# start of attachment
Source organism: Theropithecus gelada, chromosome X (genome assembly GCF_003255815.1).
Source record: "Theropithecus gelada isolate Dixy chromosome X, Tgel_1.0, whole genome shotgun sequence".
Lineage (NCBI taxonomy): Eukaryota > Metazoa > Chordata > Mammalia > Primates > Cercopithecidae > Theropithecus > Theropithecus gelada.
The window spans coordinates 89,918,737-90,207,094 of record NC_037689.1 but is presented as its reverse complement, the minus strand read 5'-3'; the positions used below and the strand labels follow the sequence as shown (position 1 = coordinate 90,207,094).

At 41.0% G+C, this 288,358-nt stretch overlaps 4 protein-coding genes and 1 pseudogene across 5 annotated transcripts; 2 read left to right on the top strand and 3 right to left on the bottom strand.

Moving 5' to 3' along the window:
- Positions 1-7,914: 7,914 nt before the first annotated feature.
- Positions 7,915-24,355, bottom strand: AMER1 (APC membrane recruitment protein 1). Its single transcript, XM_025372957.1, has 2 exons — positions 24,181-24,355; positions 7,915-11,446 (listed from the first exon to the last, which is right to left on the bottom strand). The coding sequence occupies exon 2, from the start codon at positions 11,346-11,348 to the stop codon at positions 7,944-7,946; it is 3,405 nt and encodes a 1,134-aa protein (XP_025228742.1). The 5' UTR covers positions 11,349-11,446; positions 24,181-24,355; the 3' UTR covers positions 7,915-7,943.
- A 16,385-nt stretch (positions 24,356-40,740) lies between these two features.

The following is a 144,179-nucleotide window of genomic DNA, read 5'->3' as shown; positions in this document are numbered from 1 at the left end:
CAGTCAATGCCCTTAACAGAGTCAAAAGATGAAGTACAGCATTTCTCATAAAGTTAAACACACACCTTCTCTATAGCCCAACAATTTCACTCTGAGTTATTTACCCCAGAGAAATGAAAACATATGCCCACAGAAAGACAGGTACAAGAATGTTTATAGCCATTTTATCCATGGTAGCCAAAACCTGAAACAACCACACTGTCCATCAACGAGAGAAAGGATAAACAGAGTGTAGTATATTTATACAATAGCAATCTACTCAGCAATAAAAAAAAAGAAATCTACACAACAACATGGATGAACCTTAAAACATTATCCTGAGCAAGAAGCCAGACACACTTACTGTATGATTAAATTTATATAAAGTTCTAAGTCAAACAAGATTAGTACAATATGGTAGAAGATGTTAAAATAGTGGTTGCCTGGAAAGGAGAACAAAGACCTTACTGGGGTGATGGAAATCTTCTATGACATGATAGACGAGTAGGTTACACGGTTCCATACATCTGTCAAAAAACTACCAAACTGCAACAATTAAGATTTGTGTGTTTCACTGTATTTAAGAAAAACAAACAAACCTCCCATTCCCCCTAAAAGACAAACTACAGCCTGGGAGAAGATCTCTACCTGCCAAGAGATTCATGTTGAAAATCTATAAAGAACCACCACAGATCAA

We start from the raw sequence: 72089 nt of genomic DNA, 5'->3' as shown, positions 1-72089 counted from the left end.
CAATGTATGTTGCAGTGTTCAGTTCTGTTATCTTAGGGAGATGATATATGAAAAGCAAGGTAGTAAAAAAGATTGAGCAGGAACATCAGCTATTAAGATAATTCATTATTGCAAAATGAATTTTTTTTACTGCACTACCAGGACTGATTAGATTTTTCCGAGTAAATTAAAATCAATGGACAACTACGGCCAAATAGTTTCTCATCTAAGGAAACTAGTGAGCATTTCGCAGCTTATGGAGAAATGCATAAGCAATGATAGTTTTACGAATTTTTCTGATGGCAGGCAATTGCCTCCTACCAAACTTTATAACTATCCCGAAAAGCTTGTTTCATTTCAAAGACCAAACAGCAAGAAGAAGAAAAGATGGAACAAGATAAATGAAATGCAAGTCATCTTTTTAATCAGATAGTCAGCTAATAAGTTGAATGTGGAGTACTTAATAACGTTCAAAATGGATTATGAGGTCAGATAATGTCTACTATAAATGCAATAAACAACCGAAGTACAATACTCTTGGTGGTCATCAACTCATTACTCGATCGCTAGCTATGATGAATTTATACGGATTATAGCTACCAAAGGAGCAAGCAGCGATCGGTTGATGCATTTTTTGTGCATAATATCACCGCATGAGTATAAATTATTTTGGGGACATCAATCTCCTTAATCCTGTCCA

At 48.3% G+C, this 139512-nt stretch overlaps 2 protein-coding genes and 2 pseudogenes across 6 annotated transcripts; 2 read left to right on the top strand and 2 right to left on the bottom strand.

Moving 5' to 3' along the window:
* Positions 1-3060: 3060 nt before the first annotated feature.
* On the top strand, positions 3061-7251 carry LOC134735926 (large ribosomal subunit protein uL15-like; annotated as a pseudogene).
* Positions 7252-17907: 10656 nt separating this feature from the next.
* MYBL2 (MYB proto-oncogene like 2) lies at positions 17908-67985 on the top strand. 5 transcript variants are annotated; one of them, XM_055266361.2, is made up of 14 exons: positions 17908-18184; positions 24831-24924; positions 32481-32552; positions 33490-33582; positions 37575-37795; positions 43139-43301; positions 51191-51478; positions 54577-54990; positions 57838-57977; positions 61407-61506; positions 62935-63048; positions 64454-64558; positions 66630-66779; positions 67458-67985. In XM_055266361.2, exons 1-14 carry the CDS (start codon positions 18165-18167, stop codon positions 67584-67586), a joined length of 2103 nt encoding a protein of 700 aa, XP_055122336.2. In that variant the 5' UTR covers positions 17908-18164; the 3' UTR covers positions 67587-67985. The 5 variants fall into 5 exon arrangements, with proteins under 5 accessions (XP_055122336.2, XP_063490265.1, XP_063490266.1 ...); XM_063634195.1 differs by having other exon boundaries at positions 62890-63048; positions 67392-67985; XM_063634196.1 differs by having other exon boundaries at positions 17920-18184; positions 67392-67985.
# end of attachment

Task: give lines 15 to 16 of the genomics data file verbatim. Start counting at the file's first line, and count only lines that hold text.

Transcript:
Moving 5' to 3' along the window:
* Positions 1-3060: 3060 nt before the first annotated feature.